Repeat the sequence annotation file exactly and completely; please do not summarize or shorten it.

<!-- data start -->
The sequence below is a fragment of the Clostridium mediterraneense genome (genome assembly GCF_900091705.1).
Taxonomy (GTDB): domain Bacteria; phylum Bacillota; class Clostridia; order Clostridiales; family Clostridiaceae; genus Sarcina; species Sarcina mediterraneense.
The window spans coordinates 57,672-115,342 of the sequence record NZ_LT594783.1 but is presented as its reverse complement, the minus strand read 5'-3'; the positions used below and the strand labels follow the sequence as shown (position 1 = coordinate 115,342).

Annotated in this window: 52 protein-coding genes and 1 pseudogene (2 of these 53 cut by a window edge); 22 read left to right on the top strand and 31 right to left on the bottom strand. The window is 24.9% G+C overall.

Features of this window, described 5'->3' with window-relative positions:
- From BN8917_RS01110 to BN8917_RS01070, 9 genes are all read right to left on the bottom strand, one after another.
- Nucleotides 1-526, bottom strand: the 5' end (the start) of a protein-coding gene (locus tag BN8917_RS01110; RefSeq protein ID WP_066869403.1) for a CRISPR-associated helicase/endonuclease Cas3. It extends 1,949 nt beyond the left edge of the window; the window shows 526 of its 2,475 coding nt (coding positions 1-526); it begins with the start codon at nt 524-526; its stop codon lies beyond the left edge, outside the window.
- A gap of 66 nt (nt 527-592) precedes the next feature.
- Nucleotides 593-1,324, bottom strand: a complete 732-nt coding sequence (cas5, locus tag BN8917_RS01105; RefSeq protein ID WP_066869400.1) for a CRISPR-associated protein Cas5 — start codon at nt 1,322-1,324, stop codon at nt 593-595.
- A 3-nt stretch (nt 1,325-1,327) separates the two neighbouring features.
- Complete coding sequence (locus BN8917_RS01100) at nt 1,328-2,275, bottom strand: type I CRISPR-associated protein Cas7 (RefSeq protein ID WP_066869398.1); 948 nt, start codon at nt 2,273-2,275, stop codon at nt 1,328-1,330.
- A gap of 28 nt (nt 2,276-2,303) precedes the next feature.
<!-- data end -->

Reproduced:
The sequence below is a fragment of the Clostridium mediterraneense genome (genome assembly GCF_900091705.1).
Taxonomy (GTDB): domain Bacteria; phylum Bacillota; class Clostridia; order Clostridiales; family Clostridiaceae; genus Sarcina; species Sarcina mediterraneense.
The window spans coordinates 57,672-115,342 of the sequence record NZ_LT594783.1 but is presented as its reverse complement, the minus strand read 5'-3'; the positions used below and the strand labels follow the sequence as shown (position 1 = coordinate 115,342).

Annotated in this window: 52 protein-coding genes and 1 pseudogene (2 of these 53 cut by a window edge); 22 read left to right on the top strand and 31 right to left on the bottom strand. The window is 24.9% G+C overall.

Features of this window, described 5'->3' with window-relative positions:
- From BN8917_RS01110 to BN8917_RS01070, 9 genes are all read right to left on the bottom strand, one after another.
- Nucleotides 1-526, bottom strand: the 5' end (the start) of a protein-coding gene (locus tag BN8917_RS01110; RefSeq protein ID WP_066869403.1) for a CRISPR-associated helicase/endonuclease Cas3. It extends 1,949 nt beyond the left edge of the window; the window shows 526 of its 2,475 coding nt (coding positions 1-526); it begins with the start codon at nt 524-526; its stop codon lies beyond the left edge, outside the window.
- A gap of 66 nt (nt 527-592) precedes the next feature.
- Nucleotides 593-1,324, bottom strand: a complete 732-nt coding sequence (cas5, locus tag BN8917_RS01105; RefSeq protein ID WP_066869400.1) for a CRISPR-associated protein Cas5 — start codon at nt 1,322-1,324, stop codon at nt 593-595.
- A 3-nt stretch (nt 1,325-1,327) separates the two neighbouring features.
- Complete coding sequence (locus BN8917_RS01100) at nt 1,328-2,275, bottom strand: type I CRISPR-associated protein Cas7 (RefSeq protein ID WP_066869398.1); 948 nt, start codon at nt 2,273-2,275, stop codon at nt 1,328-1,330.
- A gap of 28 nt (nt 2,276-2,303) precedes the next feature.